Three Most Important Tips When Using a Disposable Camera

dipsosable camera tips for best results

We’ve covered our complete list of disposable camera tips and tricks, but after being in business for a little bit, there are three MAJOR mistakes we see over and over.

If you don’t have time to read all of the best practices for getting high quality results from a single-use camera, just make sure to use these three.

If you consistently get back rolls of film with completely grey, or slightly blurry pictures, this is a MUST read. I now get back my developed disposable cameras with 25-27 clear, bright, and useable pictures. Pictures that look like the one above.

Let's see how that is possible.


By far the most common mistake we see with disposable cameras is that pictures are underexposed. If you’re not sure what underexposed means, we’ll get into that, but it looks something like this:

blurry disposable camera picture


Or worse, this:


Very frustrating!

When a shot is underexposed, it simply means the film was not exposed to enough light to make an impression on it.

The Analog camera, and most disposables, use film that does very well in bright, well-lit environments. To get an idea of how a particular film will do in various light levels, you can refer to the film’s ISO rating.

The term ISO refers to the image sensor's sensitivity to light. The lower the number, the less sensitive the image sensor is to light. Analog cameras come with 200 ISO film.

As such the higher the ISO the more grainy an image becomes and the worse it does in high-light environments.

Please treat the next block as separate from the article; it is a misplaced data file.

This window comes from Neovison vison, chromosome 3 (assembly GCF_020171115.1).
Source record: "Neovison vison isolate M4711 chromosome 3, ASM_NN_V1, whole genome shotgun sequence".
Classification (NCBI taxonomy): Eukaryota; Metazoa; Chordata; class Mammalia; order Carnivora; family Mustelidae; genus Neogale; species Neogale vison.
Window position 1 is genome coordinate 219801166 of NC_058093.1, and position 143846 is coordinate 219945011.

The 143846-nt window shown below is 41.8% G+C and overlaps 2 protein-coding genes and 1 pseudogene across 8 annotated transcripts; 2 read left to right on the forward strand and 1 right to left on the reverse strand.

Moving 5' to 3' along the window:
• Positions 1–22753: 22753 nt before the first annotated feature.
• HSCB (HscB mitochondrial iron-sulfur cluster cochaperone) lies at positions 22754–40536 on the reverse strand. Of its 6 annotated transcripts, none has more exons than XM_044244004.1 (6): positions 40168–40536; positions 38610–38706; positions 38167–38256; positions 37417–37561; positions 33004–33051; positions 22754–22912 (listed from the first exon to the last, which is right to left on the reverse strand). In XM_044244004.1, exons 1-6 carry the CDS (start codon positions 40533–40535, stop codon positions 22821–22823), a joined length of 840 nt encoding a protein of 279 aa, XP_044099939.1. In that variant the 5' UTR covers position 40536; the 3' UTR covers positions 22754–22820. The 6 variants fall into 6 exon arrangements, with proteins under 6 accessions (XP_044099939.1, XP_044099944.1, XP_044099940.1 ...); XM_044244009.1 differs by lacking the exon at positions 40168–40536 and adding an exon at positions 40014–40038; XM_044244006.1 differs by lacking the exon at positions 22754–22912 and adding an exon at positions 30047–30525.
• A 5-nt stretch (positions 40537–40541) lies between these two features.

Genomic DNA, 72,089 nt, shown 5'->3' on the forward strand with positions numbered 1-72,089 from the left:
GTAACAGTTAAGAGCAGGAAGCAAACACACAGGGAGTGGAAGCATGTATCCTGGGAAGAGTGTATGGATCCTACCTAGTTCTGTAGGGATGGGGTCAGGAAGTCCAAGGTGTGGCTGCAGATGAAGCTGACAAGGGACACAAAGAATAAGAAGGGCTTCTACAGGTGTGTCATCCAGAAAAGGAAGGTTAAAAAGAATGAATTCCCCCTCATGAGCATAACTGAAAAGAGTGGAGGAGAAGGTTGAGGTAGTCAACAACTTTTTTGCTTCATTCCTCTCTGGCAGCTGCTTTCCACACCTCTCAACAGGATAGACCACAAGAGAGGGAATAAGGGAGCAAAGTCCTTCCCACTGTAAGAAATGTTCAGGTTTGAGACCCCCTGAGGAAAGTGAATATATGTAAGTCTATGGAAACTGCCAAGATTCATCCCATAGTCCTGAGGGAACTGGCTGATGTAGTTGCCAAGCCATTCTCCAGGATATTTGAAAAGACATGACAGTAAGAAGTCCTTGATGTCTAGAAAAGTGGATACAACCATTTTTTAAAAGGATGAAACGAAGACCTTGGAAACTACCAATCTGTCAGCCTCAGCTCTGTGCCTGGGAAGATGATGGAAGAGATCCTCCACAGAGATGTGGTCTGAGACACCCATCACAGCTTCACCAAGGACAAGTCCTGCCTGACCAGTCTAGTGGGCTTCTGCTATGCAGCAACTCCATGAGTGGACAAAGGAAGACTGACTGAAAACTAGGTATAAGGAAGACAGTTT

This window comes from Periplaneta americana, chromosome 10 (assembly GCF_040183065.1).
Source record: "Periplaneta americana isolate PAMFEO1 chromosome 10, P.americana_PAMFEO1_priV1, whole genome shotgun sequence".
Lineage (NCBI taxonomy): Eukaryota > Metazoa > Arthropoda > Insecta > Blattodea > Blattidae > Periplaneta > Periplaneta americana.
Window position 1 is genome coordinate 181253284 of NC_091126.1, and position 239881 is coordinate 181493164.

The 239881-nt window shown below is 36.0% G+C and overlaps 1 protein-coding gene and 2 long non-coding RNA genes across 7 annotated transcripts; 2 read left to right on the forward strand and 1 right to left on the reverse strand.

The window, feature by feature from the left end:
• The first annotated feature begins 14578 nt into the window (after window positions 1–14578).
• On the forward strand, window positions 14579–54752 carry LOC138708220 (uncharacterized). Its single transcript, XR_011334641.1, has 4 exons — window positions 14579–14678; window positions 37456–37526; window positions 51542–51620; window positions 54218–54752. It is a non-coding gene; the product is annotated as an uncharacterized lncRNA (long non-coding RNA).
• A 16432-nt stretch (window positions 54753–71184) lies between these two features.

So is all lost for low ISO film? Not at all! In fact you can get a lot of brilliant shots as long as you remember the qualities of disposable camera film.

If you are in any situation that is not in full, direct sunlight, you’ll want to use the flash. This guarantees that the film is well exposed and the developed results are high quality. It even has the effect of giving your pictures that trademark disposable camera look!


1. The flash will only expose and object about 5-10 feet away. Don’t use the flash if you’re shooting a subject over 10 feet away.

2. Don’t use the flash when shooting at a reflective surface such as a mirror, glass, or directly at the surface of a liquid. This will cause the picture to be overexposed and turn out all white.



The sharpest part of your disposable shot is 5-10 feet away, in the center of the frame. If it is important for you to get a clean picture of your subject, make sure they are in this sweet spot!

Analogs, and most disposable cameras, use a fixed focus lens, meaning there is a set range at which they take the most in-focus, clear pictures.

Knowing this, you'll want the subject of your shots to be about 5-10 feet away and in the center of the frame. Otherwise, your picture may turn out a little more blurry than you may be expecting.

Same goes for the flash, which we discussed in Tip #1. The flash range is also 5-10 feet which makes for clear, bright pictures.

Because of the fixed focus nature of Analog cameras, they lend themselves to a certain kind of photography. These are not the cameras to use for big, scenic landscape shots. Instead use them to capture more up close and personal pictures of you, your friends, and family at an event!


This is the number one cause of blurry pictures. Does the picture below look familiar?

photographer moving as they take the shot

This was caused by the photographer moving the camera slightly before clicking the shutter button.

disposable camera shooting a subject in motion

This was caused because the subject was moving while the shot was taken.

See, blurry pictures happen because the shutter speed of disposable cameras is relatively slow. Shutter speed is the length of time the camera shutter is spent open, exposing the image onto the camera sensor and film.

Essentially, it's how long your camera spends taking a photo which can have a few effects in how your pictures turn out. Most importantly, with a long shutter speed, subjects (and the photographer) in motion will cause motion blur.